An image sequence of a 30 μm z-projection was acquired from a LysM-EGFP mouse, which had previously received by adoptive transfer both B cells, blue, and CD4 T cells, purple. Host endogenous neutrophils/monocytes, strong green signal, and stromal cells, weak green signal, can be seen on the basis of their expression of LysM-EGFP. Images were acquired for an hr from 1.5–2.5 hr after fluorescent gp120, white, injection near the tail base. GFP positive cells can be seen flowing in blood vessels in the IFC. CD169 antibody, red, delineated the SSMs. Second harmonic signal, blue, from collagen delineated LN capsule. Scale bar is 100 μm. Time counter shows hr:min:s.

https://doi.org/10.7554/eLife.06467.012
Video 3
Intravital TP-LSM images of the dynamic interaction of SIGN-R1+ gp120+ macrophages and a lymphocyte.

An image sequence of a 20 μm z-projection was acquired from the inguinal LN following nearby injection of fluorescent gp120, red, and SIGN-R1, green, antibody (left). Track and displacement (yellow arrow) of lymphocytes (gray spot) superimposed with 3D-reconstructed images of cell process is gray (right). Scale bars are 20 μm and 10 μm. Time counter shows hr:min:s.

https://doi.org/10.7554/eLife.06467.013

The SIGN-R1+ macrophage network does not uptake HEL or PE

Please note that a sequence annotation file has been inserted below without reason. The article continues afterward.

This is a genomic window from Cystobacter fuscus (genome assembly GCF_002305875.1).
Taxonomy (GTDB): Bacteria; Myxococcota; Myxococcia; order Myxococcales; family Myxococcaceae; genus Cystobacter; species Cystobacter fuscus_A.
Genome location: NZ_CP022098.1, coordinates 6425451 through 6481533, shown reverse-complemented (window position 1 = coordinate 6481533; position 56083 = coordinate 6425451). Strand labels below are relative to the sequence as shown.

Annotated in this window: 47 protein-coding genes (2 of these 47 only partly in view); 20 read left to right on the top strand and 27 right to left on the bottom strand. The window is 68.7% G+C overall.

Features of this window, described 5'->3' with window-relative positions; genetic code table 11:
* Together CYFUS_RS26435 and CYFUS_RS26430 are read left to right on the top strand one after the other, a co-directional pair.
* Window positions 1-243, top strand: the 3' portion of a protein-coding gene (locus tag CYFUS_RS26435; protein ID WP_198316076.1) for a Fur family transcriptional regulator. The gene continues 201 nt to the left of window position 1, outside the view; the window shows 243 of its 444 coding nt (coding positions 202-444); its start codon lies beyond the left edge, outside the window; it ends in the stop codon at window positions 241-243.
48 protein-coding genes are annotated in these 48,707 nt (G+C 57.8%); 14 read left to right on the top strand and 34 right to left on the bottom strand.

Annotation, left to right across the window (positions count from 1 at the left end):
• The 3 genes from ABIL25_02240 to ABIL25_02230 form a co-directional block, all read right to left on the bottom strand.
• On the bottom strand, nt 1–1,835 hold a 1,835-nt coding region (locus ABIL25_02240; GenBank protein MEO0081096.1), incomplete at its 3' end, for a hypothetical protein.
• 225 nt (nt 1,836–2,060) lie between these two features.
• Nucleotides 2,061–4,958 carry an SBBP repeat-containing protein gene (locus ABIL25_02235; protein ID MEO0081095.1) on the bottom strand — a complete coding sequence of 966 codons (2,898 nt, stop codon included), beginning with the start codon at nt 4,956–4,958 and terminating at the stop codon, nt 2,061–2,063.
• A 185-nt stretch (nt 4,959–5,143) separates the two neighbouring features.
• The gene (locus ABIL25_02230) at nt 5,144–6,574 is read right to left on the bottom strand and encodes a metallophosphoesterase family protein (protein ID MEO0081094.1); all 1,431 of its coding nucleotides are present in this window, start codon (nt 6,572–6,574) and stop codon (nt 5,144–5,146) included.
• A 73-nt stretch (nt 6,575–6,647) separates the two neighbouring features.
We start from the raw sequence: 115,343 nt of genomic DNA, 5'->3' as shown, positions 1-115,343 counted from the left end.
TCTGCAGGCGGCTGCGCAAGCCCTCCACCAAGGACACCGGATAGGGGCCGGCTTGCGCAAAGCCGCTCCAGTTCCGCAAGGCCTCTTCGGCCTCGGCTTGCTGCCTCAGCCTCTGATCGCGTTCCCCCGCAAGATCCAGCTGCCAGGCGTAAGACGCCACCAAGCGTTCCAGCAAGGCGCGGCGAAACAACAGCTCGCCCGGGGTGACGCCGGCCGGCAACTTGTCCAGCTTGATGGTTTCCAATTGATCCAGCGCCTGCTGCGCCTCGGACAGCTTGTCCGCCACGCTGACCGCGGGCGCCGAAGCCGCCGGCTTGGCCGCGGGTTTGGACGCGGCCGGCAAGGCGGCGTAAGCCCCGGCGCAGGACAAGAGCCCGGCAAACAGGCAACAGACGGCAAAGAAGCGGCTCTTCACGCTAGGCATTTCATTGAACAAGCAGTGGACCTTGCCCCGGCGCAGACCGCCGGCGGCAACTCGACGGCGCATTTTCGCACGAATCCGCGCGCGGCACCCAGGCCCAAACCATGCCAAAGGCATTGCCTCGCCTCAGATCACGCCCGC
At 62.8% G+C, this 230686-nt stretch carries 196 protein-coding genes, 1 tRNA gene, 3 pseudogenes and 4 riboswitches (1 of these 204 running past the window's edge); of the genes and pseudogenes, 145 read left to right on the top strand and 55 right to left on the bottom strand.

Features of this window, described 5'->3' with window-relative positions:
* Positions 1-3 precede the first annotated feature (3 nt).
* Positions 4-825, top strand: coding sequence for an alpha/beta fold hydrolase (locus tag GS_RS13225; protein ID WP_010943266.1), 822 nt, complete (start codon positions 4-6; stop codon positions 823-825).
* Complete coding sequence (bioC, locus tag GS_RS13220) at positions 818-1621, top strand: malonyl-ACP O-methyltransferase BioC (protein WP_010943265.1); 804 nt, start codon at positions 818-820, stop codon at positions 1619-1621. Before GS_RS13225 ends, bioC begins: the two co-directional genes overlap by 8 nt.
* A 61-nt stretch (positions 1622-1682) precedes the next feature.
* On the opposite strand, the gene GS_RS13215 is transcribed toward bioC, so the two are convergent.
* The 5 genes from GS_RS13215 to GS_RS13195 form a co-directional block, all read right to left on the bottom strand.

We checked the specificity of this cellular network by comparing gp120 to two other proteins; Alexa-488 labeled HEL, which because of its low lower molecular mass should enter the conduits (Roozendaal et al., 2009), and 4-Hydroxy-3-nitrophenylacetyl (NP) modified PE, a large non-glycosylated fluorescent algae protein. NP-PE predominately targeted the sinus lining cells while as expected Alexa-488-HEL largely entered the conduit system (Figure 4A,B). The first region of interest (ROI-1) overlies the LN follicle and shows the sinus lining cells have taken up NP-PE, while the same cells have little gp120 (Figure 4B). Conduits filled with Alexa-488-HEL (blue), which lack gp120 and NP-PE, penetrated into the LN follicle. The ROI overlying the IFC (ROI-2) shows strong gp120 positivity, some sinus lining cells are NP-PE positive, but appear distinct from the gp120 positive cells (Figure 4B). This is evident from the analysis of the two ROI defined within ROI-2. The third, ROI-3, connects the IFC to a lymphatic sinus. Numerous solely gp120 positive cells are present, while conduits and likely fibroreticular and lymphatic cells are outlined by HEL uptake. Again we detected little overlap between NP-PE bearing cells and those bearing gp120 (Figure 4B). Long cellular processes labeled by the presence of fluorescent gp120 can be visualized extending into the IFC making contact with other cells (Figure 4C). Three-dimensional reconstruction of the imaging data shows that gp120 resides both within and on the surface of the IFC macrophages (Figure 4C, right panel). The IFC macrophage processes and gp120 signal often wrapped around the conduits and fibroreticular cells (Figure 4D,E). These data highlight three different mechanisms of antigen uptake by LN cells, which depend upon the size and composition of the antigen.